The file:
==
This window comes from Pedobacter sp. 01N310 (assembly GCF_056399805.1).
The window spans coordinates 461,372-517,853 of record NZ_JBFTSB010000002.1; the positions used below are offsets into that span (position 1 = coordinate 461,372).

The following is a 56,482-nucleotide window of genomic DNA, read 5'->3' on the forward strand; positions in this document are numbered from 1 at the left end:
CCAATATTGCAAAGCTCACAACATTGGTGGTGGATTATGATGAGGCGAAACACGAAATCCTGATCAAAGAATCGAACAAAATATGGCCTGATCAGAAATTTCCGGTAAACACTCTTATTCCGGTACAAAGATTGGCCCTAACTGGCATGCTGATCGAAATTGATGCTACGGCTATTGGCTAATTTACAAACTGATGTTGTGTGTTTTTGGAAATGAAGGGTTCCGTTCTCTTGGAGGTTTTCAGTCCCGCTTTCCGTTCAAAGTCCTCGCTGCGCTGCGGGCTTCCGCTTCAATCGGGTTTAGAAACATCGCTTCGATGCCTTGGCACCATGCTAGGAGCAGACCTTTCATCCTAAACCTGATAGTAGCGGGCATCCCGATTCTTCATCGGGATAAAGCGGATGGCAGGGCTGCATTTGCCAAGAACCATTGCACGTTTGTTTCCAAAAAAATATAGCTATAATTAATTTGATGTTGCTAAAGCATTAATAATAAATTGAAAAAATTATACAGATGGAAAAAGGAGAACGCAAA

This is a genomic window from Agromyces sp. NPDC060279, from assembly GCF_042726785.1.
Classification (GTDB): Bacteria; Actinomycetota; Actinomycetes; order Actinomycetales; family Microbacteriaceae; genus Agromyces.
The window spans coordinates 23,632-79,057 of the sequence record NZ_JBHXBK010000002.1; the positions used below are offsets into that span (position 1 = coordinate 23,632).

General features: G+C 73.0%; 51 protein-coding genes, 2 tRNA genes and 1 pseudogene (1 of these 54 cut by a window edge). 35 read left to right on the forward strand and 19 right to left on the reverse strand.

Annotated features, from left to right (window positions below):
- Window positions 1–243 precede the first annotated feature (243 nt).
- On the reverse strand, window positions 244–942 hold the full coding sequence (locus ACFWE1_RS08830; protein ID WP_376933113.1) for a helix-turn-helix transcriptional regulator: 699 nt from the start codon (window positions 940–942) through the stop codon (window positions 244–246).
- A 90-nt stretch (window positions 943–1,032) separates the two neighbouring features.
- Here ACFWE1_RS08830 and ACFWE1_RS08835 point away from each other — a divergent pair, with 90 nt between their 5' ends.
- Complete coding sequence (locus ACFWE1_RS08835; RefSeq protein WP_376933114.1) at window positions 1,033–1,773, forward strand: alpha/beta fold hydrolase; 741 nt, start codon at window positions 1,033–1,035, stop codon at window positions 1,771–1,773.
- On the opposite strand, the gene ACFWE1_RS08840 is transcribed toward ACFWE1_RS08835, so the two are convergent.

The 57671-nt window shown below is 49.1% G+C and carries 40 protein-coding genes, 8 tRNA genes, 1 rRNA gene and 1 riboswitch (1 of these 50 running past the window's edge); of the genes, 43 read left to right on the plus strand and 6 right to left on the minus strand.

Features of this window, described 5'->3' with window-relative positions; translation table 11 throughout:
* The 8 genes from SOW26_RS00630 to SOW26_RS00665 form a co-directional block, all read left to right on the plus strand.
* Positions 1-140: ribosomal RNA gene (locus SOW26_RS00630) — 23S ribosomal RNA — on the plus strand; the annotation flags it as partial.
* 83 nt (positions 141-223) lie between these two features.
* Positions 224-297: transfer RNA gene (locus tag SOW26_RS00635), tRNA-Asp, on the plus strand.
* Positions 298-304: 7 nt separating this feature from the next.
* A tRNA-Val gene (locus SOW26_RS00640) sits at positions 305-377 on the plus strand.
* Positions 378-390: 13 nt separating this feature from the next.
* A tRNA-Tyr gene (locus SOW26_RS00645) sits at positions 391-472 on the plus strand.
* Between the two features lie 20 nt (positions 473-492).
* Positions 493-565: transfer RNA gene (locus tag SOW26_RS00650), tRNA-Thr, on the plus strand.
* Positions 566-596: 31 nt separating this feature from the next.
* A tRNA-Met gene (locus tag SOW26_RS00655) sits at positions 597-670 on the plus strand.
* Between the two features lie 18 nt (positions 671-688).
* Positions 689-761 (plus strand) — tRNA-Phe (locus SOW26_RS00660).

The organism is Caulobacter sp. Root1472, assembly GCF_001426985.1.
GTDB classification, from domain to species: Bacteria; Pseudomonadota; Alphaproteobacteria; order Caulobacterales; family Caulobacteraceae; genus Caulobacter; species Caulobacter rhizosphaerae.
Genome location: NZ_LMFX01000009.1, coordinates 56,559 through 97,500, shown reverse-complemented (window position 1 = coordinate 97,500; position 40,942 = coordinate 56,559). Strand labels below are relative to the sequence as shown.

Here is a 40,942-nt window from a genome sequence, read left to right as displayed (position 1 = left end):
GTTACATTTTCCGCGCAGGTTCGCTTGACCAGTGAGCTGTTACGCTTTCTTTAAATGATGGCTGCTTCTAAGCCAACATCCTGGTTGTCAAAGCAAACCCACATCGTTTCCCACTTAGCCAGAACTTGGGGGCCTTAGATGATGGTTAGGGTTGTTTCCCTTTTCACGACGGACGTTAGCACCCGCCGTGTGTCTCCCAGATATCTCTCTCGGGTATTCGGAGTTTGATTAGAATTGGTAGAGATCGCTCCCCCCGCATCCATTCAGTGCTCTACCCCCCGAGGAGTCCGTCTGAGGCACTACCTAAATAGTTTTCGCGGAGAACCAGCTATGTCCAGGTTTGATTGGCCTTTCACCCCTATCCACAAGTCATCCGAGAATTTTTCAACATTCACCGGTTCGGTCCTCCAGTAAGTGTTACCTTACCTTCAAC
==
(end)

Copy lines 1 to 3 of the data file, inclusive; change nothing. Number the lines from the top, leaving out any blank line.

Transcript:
This window comes from Pedobacter sp. 01N310 (assembly GCF_056399805.1).
The window spans coordinates 461,372-517,853 of record NZ_JBFTSB010000002.1; the positions used below are offsets into that span (position 1 = coordinate 461,372).

The following is a 56,482-nucleotide window of genomic DNA, read 5'->3' on the forward strand; positions in this document are numbered from 1 at the left end: